This week is a significant one for the UK civils contracting business. The two largest players, Balfour Beatty and Kvaerner Construction, emerged as the focus of groups largely shorn of loss making businesses (see News and Analysis). Furthermore, there is talk of Balfour Beatty linking up with the demerged Tarmac Construction (the third largest civils contractor) or the newly floated Bovis (number four).
In the same week Jarvis - the biggest success story in civils contracting - issued a profits warning. Brokers reacted by tipping the shares. A week earlier, Costain announced that it had made a profit!
It has taken long enough, but civils contracting finally seems to be getting its house in order. There are still problems of course. With honourable exceptions, margins are still pitiful even for contractors: only Kvaerner and Bovis can really regard themselves as players in the premier overseas league and there is an over reliance on the UK rail sector.
But much of the sector's overcapacity has been whittled away. There are few overvalued housing land banks or spurious property ventures of the sort that cut the legs from under firms in the early 90s. Partnered and negotiated work is much more widespread.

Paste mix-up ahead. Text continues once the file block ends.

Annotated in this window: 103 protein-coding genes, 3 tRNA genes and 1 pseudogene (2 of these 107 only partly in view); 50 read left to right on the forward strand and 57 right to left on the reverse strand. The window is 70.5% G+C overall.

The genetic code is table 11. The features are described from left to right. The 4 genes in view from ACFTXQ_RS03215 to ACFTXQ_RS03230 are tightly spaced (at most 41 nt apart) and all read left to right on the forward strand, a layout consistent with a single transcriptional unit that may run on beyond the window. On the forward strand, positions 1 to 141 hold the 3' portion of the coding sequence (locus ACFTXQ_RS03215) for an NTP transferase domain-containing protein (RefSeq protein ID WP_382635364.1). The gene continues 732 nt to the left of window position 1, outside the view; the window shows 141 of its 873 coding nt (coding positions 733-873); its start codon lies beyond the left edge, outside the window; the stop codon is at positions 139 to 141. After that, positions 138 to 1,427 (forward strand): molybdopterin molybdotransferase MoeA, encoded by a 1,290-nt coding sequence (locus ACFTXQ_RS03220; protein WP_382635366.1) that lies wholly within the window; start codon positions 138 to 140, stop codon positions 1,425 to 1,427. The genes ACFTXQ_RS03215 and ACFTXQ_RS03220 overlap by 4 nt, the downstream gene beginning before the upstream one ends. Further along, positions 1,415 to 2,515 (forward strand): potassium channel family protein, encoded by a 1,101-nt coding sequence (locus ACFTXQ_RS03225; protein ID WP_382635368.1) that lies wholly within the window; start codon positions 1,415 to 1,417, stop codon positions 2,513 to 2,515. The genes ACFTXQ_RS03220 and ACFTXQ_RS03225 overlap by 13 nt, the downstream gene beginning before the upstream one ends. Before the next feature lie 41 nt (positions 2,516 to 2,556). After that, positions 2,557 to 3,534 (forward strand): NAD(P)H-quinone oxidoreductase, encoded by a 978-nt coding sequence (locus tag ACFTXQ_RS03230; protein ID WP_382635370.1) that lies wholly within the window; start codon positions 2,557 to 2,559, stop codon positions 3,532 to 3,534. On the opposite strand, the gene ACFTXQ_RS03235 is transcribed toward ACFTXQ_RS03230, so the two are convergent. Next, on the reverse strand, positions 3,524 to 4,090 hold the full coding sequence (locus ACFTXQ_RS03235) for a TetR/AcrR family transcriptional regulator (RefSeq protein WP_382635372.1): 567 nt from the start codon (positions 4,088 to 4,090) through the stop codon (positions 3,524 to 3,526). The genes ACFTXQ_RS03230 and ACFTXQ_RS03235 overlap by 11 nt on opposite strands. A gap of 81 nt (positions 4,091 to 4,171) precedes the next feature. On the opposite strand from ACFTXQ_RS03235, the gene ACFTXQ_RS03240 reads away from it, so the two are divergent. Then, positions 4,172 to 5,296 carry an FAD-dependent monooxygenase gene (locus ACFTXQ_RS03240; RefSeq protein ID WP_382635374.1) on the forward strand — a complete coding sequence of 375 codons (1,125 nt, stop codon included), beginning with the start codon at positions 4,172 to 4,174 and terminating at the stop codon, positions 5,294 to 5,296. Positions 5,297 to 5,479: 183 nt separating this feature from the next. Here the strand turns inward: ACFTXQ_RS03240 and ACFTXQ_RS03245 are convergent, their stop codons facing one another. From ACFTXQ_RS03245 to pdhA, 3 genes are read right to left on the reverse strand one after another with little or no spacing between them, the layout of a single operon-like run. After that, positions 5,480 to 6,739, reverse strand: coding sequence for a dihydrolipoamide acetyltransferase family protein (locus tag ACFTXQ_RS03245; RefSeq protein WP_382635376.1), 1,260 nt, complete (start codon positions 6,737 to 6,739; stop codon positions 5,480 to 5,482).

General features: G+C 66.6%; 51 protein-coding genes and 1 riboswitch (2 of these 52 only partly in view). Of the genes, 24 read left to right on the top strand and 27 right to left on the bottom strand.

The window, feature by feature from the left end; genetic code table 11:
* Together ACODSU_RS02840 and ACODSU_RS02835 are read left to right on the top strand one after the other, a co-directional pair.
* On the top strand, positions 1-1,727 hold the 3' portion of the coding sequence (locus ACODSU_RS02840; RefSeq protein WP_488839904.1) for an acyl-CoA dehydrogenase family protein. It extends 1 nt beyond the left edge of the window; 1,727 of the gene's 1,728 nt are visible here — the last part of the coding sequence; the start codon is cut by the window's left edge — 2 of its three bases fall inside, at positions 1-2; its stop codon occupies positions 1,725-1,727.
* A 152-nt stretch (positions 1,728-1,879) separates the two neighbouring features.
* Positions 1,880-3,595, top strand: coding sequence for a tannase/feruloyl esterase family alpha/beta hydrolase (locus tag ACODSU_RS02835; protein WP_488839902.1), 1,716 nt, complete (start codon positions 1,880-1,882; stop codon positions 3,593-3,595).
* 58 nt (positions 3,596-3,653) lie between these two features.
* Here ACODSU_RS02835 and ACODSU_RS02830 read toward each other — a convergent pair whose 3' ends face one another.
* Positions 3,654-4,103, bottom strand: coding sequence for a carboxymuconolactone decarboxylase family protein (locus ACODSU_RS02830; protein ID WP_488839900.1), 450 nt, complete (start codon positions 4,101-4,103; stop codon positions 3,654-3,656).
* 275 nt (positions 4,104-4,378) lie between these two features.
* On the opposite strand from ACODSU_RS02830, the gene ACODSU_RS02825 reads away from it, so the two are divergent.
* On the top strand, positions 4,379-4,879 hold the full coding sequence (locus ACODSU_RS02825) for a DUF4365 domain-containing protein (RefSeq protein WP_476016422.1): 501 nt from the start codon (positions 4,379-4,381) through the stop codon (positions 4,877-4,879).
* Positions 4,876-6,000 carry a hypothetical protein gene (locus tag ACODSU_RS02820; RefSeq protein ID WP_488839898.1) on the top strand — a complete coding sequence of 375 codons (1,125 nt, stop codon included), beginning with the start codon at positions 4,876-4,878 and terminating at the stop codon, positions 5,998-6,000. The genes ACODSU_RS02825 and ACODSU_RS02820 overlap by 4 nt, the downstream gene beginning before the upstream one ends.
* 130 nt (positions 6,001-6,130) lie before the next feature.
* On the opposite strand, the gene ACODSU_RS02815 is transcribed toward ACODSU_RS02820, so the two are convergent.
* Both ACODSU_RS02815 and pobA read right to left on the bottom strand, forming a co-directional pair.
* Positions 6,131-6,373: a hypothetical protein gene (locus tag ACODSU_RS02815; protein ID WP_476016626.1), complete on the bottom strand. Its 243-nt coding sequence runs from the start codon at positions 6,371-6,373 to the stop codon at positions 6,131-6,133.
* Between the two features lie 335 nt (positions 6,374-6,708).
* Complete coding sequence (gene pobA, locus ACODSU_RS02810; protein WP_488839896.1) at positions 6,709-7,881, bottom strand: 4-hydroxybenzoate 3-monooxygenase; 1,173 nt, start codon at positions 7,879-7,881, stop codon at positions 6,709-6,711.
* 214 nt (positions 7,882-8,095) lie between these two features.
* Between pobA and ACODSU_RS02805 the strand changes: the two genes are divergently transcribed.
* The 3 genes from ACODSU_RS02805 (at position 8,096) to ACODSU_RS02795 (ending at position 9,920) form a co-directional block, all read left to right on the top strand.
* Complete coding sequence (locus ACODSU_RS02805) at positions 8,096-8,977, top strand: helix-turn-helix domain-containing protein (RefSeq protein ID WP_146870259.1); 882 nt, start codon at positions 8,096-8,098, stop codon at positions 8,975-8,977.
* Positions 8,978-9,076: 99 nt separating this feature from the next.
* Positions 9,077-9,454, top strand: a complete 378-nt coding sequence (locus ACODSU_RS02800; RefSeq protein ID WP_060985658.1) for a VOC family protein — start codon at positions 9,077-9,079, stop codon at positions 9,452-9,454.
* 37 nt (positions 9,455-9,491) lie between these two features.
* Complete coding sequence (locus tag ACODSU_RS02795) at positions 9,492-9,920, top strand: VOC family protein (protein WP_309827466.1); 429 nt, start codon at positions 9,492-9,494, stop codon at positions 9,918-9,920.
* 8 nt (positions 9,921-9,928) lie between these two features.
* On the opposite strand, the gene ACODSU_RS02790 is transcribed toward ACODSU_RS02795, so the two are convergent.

Of course, the last few years have been relatively good ones for contracting and good performance is to be expected. But unlike the late 80s, the sector has used this period to tackle structural inadequacies.
When (or if) a significant downturn comes, contractors will be much better placed to cope with it without massive bloodletting and the wholesale closure of businesses and regional offices. For an industry in which uncertainty of employment has always been a bar to attracting the best staff, this can only
be a good thing.
But the leaders of the UK's civils contractors should not rest on their laurels. Now is the time to further transform their businesses into those which have high value services as their core rather than the occasional add on.